The Cities of Tomorrow and the City to Come: A Theology of Urban Life Noah J. Toly
The Scalpel and the Cross: A Theology of Surgery Gene L. Green
The Political Disciples: A Theology of Public Life Vincent E. Bacote
Faithful: A Theology of Sex Beth Felker Jones
One of the themes of each of the speeches collected in my new book, Serious Dreams, is that God cares about all of life, and that we can discern a sense of holy vocation in our callings and careers. We are to steward our vocations for the sake of the world. Any legitimate work can be an avenue to serve God and help the common good — a Christian view of work is for the butcher, baker, and candlestick-maker, we sometimes joke. Or, as Os Guinness puts it in his classic, must-read work The Call: Finding and Fulfilling the Central Purpose of Your Life (Nelson; $17.99) God’s redemptive work is for “everyone, everywhere, in everything.” I think it may have been Tom Sine who coined the phrase “whole life discipleship” and it is one the campus ministry CCO uses routinely. It is no surprise that those who talk about Christ’s saving work as “the restoration of creation” and the fruit of the gospel as not just the forgiveness of sinners, but as the flourishing of culture with a vision of “creation regained” would create a student conference such as Jubilee.
To get a great, great sense of this vision of faith, this perspective informed by a the whole story of God, watch this great talk by Jon Tyson from Jubilee 2015. I was simply thrilled, even moved to tears, as I rejoiced that so many young evangelical leaders and authors like Jon Tyson (from Trinity Grace in NYC and author of Rumors of God) is so clear about this stuff, and how these 3000 students at the conference in Pittsburgh were hearing this message of all of life redeemed and the deep meaning of human cultural involvement. I do hope you can bookmark this and watch it, soon (and don’t miss the ending where he talks specifically about the church!) This Jubilee talk is illustrative of the work of the CCO and is one of the reasons I dedicated my little book to CCO staff, for not just bringing students to Jubilee, but for teaching and modelling and helping students experience the shalom of God, leading them into Jubilee visions of vocation, year by year.
As I say in the introduction to Serious Dreams (which you can read here)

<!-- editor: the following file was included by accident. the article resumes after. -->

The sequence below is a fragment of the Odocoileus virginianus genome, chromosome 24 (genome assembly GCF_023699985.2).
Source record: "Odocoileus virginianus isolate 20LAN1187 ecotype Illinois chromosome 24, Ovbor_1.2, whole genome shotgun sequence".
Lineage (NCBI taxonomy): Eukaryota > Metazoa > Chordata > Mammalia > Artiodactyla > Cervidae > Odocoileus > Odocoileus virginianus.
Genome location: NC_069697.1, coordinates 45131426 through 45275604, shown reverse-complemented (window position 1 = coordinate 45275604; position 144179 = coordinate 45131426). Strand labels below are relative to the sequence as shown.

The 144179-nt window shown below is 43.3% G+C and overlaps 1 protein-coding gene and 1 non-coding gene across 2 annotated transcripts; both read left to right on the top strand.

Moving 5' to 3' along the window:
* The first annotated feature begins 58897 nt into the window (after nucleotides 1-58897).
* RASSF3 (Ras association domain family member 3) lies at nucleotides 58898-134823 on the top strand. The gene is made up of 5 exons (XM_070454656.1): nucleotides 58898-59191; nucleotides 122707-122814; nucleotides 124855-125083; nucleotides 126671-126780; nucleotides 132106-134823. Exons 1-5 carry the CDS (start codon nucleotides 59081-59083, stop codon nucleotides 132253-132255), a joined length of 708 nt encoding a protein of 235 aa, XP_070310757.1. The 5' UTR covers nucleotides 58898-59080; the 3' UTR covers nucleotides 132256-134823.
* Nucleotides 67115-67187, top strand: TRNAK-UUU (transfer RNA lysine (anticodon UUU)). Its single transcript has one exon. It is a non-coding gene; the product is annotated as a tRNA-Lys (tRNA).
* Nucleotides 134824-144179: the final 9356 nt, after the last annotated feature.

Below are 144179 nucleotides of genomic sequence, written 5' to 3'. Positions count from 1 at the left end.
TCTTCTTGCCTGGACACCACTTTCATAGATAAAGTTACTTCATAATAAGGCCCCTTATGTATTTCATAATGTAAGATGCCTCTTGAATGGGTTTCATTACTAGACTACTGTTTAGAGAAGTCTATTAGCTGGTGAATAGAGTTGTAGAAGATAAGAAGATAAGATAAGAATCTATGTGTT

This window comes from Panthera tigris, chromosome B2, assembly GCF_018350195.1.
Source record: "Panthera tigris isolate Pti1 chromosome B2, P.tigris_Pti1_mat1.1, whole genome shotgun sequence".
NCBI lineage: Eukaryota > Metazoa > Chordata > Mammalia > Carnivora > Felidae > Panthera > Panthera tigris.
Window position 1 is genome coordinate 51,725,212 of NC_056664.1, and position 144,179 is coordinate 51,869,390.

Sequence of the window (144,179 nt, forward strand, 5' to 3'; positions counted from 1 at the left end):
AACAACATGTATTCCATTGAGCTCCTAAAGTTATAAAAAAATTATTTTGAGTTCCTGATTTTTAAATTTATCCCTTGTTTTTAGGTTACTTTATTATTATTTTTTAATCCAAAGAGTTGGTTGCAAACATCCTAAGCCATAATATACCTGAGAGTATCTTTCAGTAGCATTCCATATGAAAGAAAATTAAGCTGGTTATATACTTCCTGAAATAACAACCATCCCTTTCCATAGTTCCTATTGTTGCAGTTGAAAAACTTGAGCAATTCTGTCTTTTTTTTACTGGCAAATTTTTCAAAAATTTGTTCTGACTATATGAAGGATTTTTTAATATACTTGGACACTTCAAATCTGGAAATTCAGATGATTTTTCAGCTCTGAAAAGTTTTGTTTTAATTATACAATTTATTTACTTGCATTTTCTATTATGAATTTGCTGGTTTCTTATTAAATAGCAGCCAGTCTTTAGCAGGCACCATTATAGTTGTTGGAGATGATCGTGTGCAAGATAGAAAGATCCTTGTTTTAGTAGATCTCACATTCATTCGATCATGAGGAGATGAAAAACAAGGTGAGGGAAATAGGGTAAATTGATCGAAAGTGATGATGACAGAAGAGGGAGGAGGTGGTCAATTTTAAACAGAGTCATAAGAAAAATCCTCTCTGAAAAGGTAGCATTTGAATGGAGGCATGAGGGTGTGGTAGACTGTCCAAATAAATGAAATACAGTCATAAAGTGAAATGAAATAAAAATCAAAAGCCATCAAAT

We have to be life-long learners,
deepening our insight and fidelity to our callings, our jobs, our places
and relationships. Whether we are called to the high-power corporate
world in a cool urbane setting or a less prestigious job in a small
town, we have to do the work, learning day by day. These speeches will
be good reminders of the bigger picture, even serving as provocative
commissionings to see your life as part of the Biblical story of the
all-of-life-redeemed Kingdom coming. All of these speeches invite you to
fresh thinking and renewed commitments to joining God in your careers
But yet, the dualisms that separate faith from life, callings from careers, and that suggest a gulf between Sunday and Monday, between worship and work, between faith and public life, still remain. There is a gap between religion and life, prayer and politics, and it is pervasive.
Beth and I have had the joy of selling books at four very different sorts of religious education events the last two weeks, and have so appreciated the interest and support shown to us by conference organizers and participants. These kinds of off-site events are part of our work, and we value serving various sorts of Christians and setting up displays in diverse corners of God’s Kingdom. One thing that comes up every time we sells books, though, almost anywhere, is how perplexed people are that we carry “secular ” books or that we display books on topics that at first blush are not overtly religious — technology, art, schooling, science, globalism. Not that folks object — most are delighted — but even folks that seem to know us express a bit of surprise. Or they say things like “well, I can’t have my church budget pay for that since it isn’t religious” or “I’ll buy this, but I can’t tell my congregation that I’m reading it” or, even flatly, “I never expected to see that in a Christian bookstore.” Again, these comments aren’t spoken as criticisms and they aren’t usually about anything all that controversial. But people say things that betray their confusion about the scope of God’s work, that all of life is being redeemed, that Christ is Lord of all zones of life, that the art of Christian reading includes reading about all of creation and culture. There remains a sense, even from otherwise progressive church staff or Biblically-informed leaders, that there is some divide between what is seen as religious reading and what is considered lesser or even secular topics.